Urban human-nature resonance for sustainability transformation


Where is the love?
Sketches of wonder, self-compassion and an encouragement in the face of multiple crises


Humans never cease to impress me with their intelligence in developing engineering skills with millimeter precision, which then creates telephone lines across continents and oceans, produces razor-sharp images of remote galaxies, or results in beautiful sustainable transportation options such as urban cable cars (beautiful because they are quiet, consume less energy than other public transportation, spread no pollutants, and are less prone to failure).


Just one miracle of engineering: The world's densest urban cable car network in La Paz, Bolivia, 2016

Sometimes, however, I wonder if human intelligence and resources are being used in the right direction, for example, when towers are built with such precision and immense resources as the world's tallest tower under construction with a peak of 1,000 meters, asteroids that could potentially hit the Earth in the future are shot down to protect people, or smart technologies can be used to measure individual people's nutrient stocks and then provide them with pinpoint digital instructions for health maintenance. I don't want to be misunderstood, the thoughts behind all of this are genius, which I want to acknowledge. At the same time, Albert Einstein already said in the 20th century that "there are no great discoveries and advances as long as there is still one unhappy child on earth."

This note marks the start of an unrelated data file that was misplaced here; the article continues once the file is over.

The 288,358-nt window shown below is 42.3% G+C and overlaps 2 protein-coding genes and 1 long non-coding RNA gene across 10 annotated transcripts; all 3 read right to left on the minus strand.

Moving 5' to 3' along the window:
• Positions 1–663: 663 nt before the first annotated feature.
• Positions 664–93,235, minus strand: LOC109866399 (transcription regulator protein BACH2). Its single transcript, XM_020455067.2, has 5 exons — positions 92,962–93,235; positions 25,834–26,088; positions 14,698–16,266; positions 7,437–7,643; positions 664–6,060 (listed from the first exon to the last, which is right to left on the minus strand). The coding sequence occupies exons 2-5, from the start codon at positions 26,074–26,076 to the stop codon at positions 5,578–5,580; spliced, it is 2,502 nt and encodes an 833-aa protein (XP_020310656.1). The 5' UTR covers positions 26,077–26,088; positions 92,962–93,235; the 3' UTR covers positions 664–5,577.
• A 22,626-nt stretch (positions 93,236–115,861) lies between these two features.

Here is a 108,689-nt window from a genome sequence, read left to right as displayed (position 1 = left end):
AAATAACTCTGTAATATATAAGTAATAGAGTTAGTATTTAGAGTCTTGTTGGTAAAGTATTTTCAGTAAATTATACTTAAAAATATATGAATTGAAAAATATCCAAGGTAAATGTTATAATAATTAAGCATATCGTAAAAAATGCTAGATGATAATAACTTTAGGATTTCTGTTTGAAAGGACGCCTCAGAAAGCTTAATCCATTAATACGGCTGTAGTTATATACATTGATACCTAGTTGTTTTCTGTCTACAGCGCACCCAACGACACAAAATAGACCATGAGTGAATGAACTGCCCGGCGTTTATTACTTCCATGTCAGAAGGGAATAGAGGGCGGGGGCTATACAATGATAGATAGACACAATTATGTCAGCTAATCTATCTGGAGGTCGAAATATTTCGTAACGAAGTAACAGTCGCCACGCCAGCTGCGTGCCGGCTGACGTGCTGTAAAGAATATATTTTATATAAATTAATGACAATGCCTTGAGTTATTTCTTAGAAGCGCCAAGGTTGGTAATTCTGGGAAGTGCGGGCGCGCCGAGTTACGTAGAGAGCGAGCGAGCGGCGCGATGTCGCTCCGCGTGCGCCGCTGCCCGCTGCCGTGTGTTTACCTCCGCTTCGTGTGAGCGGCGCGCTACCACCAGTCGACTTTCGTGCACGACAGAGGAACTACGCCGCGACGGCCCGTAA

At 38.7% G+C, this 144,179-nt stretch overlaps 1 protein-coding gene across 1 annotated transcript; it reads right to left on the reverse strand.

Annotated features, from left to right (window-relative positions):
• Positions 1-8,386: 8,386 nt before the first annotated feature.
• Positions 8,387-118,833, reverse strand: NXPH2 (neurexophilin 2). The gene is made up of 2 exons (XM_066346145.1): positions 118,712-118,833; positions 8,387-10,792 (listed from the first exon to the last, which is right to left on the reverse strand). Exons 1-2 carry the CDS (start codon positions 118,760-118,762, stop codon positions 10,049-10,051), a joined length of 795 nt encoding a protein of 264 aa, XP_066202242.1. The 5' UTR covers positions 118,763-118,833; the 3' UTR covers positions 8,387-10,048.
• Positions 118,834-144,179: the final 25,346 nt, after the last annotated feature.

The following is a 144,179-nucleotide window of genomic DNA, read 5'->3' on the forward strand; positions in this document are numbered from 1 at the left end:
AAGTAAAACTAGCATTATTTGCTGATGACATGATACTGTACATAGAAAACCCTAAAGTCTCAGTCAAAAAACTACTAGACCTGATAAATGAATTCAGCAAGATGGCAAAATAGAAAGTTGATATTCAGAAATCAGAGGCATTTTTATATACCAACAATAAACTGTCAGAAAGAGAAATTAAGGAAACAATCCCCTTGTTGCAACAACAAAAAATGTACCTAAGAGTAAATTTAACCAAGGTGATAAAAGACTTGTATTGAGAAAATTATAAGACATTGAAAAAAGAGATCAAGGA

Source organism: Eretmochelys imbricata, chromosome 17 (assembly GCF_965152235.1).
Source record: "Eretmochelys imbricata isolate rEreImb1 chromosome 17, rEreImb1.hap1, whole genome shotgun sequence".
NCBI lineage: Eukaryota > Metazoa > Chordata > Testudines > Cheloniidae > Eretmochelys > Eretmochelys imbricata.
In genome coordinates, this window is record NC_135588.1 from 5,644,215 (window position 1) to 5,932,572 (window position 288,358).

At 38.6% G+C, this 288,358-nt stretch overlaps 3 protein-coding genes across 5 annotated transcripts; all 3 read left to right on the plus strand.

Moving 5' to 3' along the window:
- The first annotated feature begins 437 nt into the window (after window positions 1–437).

The fact that there is a large number of unhappy children may be hidden behind the following figure: In this country, for example, the number of domestic violence offenses has continued to rise in the Corona pandemic, and the consequences for vulnerable children are massive. But children are not the only ones affected by current crises: One percent of the world's population is on the run, according to the UN Refugee Agency. And the ecological extinction of species is immense - around 150 species disappear every day.